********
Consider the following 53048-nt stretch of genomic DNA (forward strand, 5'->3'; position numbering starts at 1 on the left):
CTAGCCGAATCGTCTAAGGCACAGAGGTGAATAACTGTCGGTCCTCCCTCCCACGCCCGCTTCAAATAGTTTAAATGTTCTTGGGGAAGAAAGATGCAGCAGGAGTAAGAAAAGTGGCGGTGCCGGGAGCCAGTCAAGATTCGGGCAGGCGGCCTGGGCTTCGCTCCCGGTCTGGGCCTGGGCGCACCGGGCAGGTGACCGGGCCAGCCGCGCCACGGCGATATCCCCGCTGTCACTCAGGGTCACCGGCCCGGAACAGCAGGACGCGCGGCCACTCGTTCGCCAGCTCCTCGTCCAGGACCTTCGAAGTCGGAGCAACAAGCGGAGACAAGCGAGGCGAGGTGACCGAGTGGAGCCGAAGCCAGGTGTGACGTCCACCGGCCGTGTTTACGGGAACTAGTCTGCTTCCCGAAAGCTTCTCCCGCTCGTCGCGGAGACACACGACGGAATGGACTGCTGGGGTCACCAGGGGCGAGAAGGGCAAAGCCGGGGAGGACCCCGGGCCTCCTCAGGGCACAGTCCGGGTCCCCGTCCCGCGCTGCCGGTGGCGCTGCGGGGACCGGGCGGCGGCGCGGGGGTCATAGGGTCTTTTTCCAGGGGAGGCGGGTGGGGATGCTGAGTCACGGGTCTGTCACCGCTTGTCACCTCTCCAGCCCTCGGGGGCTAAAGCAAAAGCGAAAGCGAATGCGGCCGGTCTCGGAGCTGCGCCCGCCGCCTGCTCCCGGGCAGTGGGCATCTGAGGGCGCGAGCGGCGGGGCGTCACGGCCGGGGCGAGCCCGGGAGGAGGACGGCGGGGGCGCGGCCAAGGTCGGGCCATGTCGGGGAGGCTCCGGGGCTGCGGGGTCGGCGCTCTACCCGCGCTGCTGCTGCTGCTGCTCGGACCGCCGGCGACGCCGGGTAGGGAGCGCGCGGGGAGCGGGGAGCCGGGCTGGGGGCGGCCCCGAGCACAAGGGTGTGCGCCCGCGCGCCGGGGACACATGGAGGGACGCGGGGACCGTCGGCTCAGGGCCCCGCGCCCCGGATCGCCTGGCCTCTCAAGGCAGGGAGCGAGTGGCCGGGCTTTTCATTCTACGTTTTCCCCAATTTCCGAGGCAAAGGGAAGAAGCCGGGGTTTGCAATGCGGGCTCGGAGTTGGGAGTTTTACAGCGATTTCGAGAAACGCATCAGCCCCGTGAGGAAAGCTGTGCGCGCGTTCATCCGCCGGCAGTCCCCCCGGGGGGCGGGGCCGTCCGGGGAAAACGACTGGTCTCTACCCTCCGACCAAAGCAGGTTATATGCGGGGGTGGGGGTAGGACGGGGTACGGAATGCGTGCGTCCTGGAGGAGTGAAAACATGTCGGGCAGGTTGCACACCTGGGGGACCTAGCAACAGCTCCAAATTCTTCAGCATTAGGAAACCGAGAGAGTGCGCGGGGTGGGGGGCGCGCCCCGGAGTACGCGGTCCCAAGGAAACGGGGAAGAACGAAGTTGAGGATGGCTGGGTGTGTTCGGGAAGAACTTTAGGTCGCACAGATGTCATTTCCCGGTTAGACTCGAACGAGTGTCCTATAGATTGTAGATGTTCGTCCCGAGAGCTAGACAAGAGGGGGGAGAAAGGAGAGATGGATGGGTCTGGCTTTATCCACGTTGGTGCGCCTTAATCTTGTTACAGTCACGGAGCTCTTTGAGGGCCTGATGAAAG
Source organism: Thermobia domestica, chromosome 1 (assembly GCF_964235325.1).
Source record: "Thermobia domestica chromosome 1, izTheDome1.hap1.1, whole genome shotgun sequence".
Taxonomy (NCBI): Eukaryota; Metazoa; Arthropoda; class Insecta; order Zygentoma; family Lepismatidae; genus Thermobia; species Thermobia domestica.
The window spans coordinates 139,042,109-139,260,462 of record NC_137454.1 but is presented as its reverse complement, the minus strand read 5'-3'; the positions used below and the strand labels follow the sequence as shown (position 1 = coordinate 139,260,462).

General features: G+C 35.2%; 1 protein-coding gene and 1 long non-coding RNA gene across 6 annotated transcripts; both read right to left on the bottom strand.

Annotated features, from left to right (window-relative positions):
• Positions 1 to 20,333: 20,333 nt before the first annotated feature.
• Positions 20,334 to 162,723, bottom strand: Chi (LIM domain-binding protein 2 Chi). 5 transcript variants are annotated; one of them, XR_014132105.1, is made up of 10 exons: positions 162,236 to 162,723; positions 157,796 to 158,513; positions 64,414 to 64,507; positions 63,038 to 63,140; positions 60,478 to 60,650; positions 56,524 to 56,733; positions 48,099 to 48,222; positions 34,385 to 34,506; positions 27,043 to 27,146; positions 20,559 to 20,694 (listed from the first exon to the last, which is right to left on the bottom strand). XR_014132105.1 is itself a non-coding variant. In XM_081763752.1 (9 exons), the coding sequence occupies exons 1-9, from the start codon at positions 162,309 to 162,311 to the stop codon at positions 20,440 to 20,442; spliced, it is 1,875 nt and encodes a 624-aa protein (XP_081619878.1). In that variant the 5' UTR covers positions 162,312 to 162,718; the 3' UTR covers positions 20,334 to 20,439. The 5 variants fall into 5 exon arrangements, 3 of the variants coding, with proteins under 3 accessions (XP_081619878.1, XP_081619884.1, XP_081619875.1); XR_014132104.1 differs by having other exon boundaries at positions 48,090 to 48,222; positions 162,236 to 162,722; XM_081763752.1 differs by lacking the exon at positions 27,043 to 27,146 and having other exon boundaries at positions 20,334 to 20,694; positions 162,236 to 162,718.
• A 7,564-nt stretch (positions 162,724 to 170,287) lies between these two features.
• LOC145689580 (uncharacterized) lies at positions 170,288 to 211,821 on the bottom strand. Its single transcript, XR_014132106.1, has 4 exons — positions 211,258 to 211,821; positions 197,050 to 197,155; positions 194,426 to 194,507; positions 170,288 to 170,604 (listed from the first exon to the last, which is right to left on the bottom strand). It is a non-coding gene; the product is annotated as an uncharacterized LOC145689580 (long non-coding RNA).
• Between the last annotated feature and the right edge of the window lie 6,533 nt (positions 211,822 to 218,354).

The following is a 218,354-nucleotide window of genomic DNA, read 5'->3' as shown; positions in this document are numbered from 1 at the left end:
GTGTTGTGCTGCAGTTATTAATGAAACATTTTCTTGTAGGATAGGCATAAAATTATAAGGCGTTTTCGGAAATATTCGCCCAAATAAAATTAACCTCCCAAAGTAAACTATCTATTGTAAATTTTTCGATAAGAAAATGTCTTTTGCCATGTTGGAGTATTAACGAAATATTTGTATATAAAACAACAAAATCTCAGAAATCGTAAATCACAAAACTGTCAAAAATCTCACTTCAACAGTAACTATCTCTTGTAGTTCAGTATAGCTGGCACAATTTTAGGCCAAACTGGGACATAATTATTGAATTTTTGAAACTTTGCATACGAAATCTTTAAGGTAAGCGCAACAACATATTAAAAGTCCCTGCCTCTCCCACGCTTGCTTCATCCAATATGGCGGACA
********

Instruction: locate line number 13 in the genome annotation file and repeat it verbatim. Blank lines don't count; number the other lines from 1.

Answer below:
• Between the last annotated feature and the right edge of the window lie 6,533 nt (positions 211,822 to 218,354).